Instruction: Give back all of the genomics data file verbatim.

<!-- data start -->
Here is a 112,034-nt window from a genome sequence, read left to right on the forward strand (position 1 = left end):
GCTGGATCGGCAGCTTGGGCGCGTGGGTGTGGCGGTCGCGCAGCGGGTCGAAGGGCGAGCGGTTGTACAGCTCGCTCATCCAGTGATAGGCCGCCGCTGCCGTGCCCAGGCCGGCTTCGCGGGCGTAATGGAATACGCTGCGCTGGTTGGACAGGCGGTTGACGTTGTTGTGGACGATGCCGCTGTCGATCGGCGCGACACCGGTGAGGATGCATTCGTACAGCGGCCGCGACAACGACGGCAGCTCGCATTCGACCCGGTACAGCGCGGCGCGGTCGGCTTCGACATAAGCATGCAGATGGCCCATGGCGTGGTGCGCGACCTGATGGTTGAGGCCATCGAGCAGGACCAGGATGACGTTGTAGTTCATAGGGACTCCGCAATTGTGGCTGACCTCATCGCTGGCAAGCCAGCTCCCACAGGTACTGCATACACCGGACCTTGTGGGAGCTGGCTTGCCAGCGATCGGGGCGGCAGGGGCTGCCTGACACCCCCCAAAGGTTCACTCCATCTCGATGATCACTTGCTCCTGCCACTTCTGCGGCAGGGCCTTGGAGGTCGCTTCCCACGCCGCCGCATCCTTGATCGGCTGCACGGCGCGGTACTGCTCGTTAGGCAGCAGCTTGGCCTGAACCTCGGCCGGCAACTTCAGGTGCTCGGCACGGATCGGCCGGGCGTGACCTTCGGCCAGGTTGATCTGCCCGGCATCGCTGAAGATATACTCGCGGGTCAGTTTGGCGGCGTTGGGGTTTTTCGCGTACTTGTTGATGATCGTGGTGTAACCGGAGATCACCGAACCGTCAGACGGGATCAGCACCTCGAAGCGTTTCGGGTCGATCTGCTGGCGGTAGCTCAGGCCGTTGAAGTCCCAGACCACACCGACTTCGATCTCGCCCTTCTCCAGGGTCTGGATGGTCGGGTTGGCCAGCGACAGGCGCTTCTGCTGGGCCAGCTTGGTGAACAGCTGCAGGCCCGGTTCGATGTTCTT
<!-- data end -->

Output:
Here is a 112,034-nt window from a genome sequence, read left to right on the forward strand (position 1 = left end):
GCTGGATCGGCAGCTTGGGCGCGTGGGTGTGGCGGTCGCGCAGCGGGTCGAAGGGCGAGCGGTTGTACAGCTCGCTCATCCAGTGATAGGCCGCCGCTGCCGTGCCCAGGCCGGCTTCGCGGGCGTAATGGAATACGCTGCGCTGGTTGGACAGGCGGTTGACGTTGTTGTGGACGATGCCGCTGTCGATCGGCGCGACACCGGTGAGGATGCATTCGTACAGCGGCCGCGACAACGACGGCAGCTCGCATTCGACCCGGTACAGCGCGGCGCGGTCGGCTTCGACATAAGCATGCAGATGGCCCATGGCGTGGTGCGCGACCTGATGGTTGAGGCCATCGAGCAGGACCAGGATGACGTTGTAGTTCATAGGGACTCCGCAATTGTGGCTGACCTCATCGCTGGCAAGCCAGCTCCCACAGGTACTGCATACACCGGACCTTGTGGGAGCTGGCTTGCCAGCGATCGGGGCGGCAGGGGCTGCCTGACACCCCCCAAAGGTTCACTCCATCTCGATGATCACTTGCTCCTGCCACTTCTGCGGCAGGGCCTTGGAGGTCGCTTCCCACGCCGCCGCATCCTTGATCGGCTGCACGGCGCGGTACTGCTCGTTAGGCAGCAGCTTGGCCTGAACCTCGGCCGGCAACTTCAGGTGCTCGGCACGGATCGGCCGGGCGTGACCTTCGGCCAGGTTGATCTGCCCGGCATCGCTGAAGATATACTCGCGGGTCAGTTTGGCGGCGTTGGGGTTTTTCGCGTACTTGTTGATGATCGTGGTGTAACCGGAGATCACCGAACCGTCAGACGGGATCAGCACCTCGAAGCGTTTCGGGTCGATCTGCTGGCGGTAGCTCAGGCCGTTGAAGTCCCAGACCACACCGACTTCGATCTCGCCCTTCTCCAGGGTCTGGATGGTCGGGTTGGCCAGCGACAGGCGCTTCTGCTGGGCCAGCTTGGTGAACAGCTGCAGGCCCGGTTCGATGTTCTT